Editor's note: Frida Ghitis is a world affairs columnist for the Miami Herald and World Politics Review. A former CNN producer and correspondent, she is the author of "The End of Revolution: A Changing World in the Age of Live Television." Follow her on Twitter @FridaGhitis. The opinions expressed in this commentary are solely those of the author.
SEOUL, South Korea (CNN) -- The last bit of news I heard before boarding a plane to Seoul a few days ago was that North Korea had just fired 100 artillery shells into the sea near the border with South Korea.
Disturbing news from North Korea comes just as often as stories that make us laugh in disbelief. The many quirky, mystifying, baffling developments in Pyongyang make its young ruler, Kim Jung Un, an irresistible target for comedians.
It was hard to suppress a laugh, for example, when North Korea severely declared that an upcoming satirical Hollywood movie constituted "an act of war" and filed an official complaint with the United Nations.
Those are two sides of North Korea -- deliberately frightening and inadvertently comical. Then there's a third side -- the part that makes us gasp in horror.
A yearlong investigation conducted by the United Nations found that North Korea is a country whose depth of brutality "does not have any parallel in the contemporary world."
According to the report, North Korea engages in murder, torture, slavery and mass starvation to terrorize the population into submission. Stories from refugees who have escaped from North Korea are a chilling reminder that the regime is not just a military threat, it is causing a terrible humanitarian crisis.
North Korea is a Riddle Kingdom that is simultaneously threatening, bizarre and brutal. The regime's unpredictability is one of the factors that allow a small, impoverished state, unable to feed its own people, to stand toe to toe with much more powerful rivals.
It is those random, capricious, frequently dangerous behaviors that allow fragile, brittle, bankrupt North Korea to force its dazzlingly successful neighbor, South Korea, to maintain a constant state of alert, to wonder if its capital city can survive an attack across a border that lies just 35 miles away.
With its conventional and nuclear arsenals, North Korea manages to keep the international community, including the United States, scrambling for an approach that might neutralize the danger and send a lifeline to the victims of the cruel regime.
It's tempting to ignore North Korea's antics as bluster, as empty threats. But Pyongyang has launched deadly attacks. For example, in 2010, it bombed a South Korean island about 70 miles from Seoul, killing four people. It may also have launched a torpedo that same year which sank a South Korean navy ship, killing 46. In 2013, the North detonated a nuclear device and brazenly threatened to launch a "pre-emptive nuclear attack" against the U.S. A fourth nuclear test could be imminent.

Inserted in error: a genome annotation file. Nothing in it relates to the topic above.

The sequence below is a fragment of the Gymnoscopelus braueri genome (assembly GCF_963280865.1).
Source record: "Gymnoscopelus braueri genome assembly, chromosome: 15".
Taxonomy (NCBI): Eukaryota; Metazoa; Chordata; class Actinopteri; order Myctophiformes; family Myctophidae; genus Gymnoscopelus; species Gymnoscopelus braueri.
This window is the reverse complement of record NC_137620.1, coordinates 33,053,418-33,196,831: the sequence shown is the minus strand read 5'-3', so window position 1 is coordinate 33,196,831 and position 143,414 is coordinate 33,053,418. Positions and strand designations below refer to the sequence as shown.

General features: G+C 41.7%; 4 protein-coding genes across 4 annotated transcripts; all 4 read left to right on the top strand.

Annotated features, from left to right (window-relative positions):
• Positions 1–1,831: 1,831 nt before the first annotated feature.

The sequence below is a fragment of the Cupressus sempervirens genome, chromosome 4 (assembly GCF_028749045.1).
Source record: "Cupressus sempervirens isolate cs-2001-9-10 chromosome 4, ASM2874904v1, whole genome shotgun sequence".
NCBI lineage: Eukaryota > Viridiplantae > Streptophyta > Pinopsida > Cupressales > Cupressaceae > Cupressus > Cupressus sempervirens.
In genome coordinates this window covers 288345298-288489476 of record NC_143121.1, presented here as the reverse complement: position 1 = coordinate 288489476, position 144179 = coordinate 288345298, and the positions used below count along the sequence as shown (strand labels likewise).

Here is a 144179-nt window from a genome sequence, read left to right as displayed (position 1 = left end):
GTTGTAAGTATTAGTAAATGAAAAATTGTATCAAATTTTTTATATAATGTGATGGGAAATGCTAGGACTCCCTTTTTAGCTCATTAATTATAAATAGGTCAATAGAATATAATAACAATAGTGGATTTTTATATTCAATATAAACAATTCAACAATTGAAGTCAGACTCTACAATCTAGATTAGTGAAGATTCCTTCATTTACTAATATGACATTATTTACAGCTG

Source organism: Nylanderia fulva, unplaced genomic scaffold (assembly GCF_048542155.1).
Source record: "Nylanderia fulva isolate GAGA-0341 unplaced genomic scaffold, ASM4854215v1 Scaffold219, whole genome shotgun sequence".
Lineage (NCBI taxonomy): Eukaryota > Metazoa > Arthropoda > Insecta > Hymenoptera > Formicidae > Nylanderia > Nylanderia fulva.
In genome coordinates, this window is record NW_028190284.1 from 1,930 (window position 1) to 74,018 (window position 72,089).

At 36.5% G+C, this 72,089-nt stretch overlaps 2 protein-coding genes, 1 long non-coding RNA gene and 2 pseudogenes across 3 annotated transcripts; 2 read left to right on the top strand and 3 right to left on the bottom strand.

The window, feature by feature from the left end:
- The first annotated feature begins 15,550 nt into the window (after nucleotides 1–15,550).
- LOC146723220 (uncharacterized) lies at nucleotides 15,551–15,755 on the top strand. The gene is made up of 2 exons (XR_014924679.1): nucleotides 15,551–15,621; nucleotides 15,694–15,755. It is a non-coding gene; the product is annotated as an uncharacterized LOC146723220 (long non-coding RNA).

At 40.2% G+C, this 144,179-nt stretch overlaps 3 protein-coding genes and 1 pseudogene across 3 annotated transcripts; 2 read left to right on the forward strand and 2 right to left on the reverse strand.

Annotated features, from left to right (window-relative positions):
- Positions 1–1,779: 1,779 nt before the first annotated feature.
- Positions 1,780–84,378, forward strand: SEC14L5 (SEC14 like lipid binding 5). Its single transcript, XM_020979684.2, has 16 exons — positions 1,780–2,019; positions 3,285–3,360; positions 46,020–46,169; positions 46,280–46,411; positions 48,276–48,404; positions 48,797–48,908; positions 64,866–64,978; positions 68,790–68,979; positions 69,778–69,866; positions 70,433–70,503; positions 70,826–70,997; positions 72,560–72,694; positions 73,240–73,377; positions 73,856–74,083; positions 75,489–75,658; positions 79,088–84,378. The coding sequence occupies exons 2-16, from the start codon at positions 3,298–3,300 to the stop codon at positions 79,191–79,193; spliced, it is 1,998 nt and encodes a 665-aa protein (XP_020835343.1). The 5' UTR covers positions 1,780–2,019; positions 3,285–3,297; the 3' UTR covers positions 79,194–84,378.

After the most recent escalation, South Korean President Park Geun-hye spoke to military leaders and told them to prepare to retaliate. She described Pyongyang as so erratic that you cannot see "even an inch ahead."
The news from North Korea can be so disconcerting that spoofs and rumors regularly make it into the news and social media as if they were fact. Ahead of the World Cup finals a satirical video purportedly showing a North Korean newscast declaring the North's team a finalist for the World Cup went viral, repeated as if it were true, as just another amusing moment from Pyongyang.
And, why not? Truth and fiction are hard to tell apart.
Pyongyang has created its own version of the world for domestic consumption. North Korean government researchers announced their country is the second happiest in the world -- second only to China. The late ruler, Kim Jung Il, was reported to have bowled a perfect game the first time he set foot on a bowling alley. He was also supposedly the world's best golfer.
The official biography of the country's rulers has looked like something out of a Marvel Comics book story. No official biography of the current Kim has been released, other than an account that says he was "born in heaven." That would fit with his father, Kim Jong Il's official story, which claims he was born under a double rainbow with the seasons spontaneously changing and a new star appearing in the sky for the occasion.
The three generations of Kim men who have ruled the North are painted as supernatural to the local population. Abroad, they are cartoonish figures, whose behavior can leave diplomats and strategists scratching their heads.
Just a few months ago, the government published a gasp-inducing racist tirade against President Barack Obama, calling him a "clown" who "does not even have the basic appearance of a human being." It suggested he live with monkeys in a zoo. Racism, a myth of racial superiority, is a striking feature of the culture promoted by the regime.
The authorities have created their own reality, brainwashed the population to keep the state functioning and the regime secure. To anyone who commits what the government deems an infraction, the punishment is inconceivably harsh.
It's all part of the riddle that keeps the world guessing, off-balance and nervous. By firing missiles, threatening neighbors and acting erratically, North Korea portrays itself as mysterious and volatile, and even that perception magnifies its ability to create fear, adding to its power and helping keep the despotic regime in control.